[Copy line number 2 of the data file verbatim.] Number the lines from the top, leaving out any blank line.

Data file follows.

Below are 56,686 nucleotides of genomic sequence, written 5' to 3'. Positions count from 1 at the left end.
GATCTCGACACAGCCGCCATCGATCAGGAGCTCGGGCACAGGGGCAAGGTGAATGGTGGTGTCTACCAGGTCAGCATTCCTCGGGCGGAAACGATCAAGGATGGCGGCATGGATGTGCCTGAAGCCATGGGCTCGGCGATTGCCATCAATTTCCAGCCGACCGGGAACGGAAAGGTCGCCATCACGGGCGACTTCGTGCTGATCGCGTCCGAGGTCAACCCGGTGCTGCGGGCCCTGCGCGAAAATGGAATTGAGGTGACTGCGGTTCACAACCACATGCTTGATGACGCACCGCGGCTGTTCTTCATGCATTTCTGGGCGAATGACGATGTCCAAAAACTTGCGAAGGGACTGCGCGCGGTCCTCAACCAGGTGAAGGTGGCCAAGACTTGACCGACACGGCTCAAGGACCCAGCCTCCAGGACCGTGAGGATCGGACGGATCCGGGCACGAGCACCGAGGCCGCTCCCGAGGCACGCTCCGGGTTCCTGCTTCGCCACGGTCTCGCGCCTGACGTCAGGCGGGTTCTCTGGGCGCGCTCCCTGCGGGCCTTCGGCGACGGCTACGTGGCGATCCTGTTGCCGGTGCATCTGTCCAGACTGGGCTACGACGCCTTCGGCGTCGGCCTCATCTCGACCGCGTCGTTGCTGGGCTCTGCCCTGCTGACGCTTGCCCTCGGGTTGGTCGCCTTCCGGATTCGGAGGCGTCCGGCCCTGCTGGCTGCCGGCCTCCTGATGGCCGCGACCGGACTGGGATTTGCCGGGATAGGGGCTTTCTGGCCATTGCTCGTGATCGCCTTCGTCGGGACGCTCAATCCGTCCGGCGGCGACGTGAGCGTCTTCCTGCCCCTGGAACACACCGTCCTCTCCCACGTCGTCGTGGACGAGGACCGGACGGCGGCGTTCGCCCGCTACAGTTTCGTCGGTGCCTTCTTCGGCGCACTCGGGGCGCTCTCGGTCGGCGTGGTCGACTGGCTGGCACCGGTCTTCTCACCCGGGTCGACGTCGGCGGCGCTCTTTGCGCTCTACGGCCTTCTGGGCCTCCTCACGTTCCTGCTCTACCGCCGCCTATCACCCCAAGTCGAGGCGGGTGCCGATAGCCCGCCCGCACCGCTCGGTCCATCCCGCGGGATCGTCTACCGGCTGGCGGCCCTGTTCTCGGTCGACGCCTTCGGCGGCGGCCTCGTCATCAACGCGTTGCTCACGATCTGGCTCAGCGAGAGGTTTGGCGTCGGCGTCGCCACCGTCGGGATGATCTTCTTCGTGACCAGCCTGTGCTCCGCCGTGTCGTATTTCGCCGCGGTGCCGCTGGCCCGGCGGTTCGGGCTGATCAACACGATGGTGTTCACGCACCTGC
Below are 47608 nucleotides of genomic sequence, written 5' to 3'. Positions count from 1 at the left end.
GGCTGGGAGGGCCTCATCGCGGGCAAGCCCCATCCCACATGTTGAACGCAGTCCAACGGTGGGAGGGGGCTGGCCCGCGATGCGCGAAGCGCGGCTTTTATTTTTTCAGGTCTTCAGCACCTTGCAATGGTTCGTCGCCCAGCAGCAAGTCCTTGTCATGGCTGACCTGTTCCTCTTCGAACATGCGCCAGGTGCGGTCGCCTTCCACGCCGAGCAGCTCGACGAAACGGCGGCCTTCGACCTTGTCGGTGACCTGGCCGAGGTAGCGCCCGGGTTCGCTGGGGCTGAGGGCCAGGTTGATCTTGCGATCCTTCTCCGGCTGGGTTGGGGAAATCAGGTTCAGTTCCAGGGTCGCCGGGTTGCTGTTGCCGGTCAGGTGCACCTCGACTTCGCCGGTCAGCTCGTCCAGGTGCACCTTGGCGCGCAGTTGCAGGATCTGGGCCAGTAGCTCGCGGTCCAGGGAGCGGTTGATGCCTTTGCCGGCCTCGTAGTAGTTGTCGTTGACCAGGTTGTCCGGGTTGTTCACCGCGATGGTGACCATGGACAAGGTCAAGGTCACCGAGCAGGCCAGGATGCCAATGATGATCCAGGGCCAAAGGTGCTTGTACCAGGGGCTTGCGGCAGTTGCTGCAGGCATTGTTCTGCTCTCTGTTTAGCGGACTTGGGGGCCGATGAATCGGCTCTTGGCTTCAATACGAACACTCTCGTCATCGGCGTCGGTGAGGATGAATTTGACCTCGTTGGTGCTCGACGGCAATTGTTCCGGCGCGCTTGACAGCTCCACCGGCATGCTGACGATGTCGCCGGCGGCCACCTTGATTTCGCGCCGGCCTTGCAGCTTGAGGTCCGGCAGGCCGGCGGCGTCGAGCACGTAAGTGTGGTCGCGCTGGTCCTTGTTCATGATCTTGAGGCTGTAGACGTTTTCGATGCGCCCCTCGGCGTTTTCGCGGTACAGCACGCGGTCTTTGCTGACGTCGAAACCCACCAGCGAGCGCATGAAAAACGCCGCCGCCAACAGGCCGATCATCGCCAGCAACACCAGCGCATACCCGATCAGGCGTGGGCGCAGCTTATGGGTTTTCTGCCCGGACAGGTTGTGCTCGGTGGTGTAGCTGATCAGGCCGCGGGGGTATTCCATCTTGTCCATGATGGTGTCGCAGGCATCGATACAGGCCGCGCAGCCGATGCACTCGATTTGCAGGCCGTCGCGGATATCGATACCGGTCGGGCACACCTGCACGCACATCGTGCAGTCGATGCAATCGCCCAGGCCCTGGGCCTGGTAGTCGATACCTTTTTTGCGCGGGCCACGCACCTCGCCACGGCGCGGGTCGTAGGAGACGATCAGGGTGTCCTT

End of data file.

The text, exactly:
GATCTCGACACAGCCGCCATCGATCAGGAGCTCGGGCACAGGGGCAAGGTGAATGGTGGTGTCTACCAGGTCAGCATTCCTCGGGCGGAAACGATCAAGGATGGCGGCATGGATGTGCCTGAAGCCATGGGCTCGGCGATTGCCATCAATTTCCAGCCGACCGGGAACGGAAAGGTCGCCATCACGGGCGACTTCGTGCTGATCGCGTCCGAGGTCAACCCGGTGCTGCGGGCCCTGCGCGAAAATGGAATTGAGGTGACTGCGGTTCACAACCACATGCTTGATGACGCACCGCGGCTGTTCTTCATGCATTTCTGGGCGAATGACGATGTCCAAAAACTTGCGAAGGGACTGCGCGCGGTCCTCAACCAGGTGAAGGTGGCCAAGACTTGACCGACACGGCTCAAGGACCCAGCCTCCAGGACCGTGAGGATCGGACGGATCCGGGCACGAGCACCGAGGCCGCTCCCGAGGCACGCTCCGGGTTCCTGCTTCGCCACGGTCTCGCGCCTGACGTCAGGCGGGTTCTCTGGGCGCGCTCCCTGCGGGCCTTCGGCGACGGCTACGTGGCGATCCTGTTGCCGGTGCATCTGTCCAGACTGGGCTACGACGCCTTCGGCGTCGGCCTCATCTCGACCGCGTCGTTGCTGGGCTCTGCCCTGCTGACGCTTGCCCTCGGGTTGGTCGCCTTCCGGATTCGGAGGCGTCCGGCCCTGCTGGCTGCCGGCCTCCTGATGGCCGCGACCGGACTGGGATTTGCCGGGATAGGGGCTTTCTGGCCATTGCTCGTGATCGCCTTCGTCGGGACGCTCAATCCGTCCGGCGGCGACGTGAGCGTCTTCCTGCCCCTGGAACACACCGTCCTCTCCCACGTCGTCGTGGACGAGGACCGGACGGCGGCGTTCGCCCGCTACAGTTTCGTCGGTGCCTTCTTCGGCGCACTCGGGGCGCTCTCGGTCGGCGTGGTCGACTGGCTGGCACCGGTCTTCTCACCCGGGTCGACGTCGGCGGCGCTCTTTGCGCTCTACGGCCTTCTGGGCCTCCTCACGTTCCTGCTCTACCGCCGCCTATCACCCCAAGTCGAGGCGGGTGCCGATAGCCCGCCCGCACCGCTCGGTCCATCCCGCGGGATCGTCTACCGGCTGGCGGCCCTGTTCTCGGTCGACGCCTTCGGCGGCGGCCTCGTCATCAACGCGTTGCTCACGATCTGGCTCAGCGAGAGGTTTGGCGTCGGCGTCGCCACCGTCGGGATGATCTTCTTCGTGACCAGCCTGTGCTCCGCCGTGTCGTATTTCGCCGCGGTGCCGCTGGCCCGGCGGTTCGGGCTGATCAACACGATGGTGTTCACGCACCTGC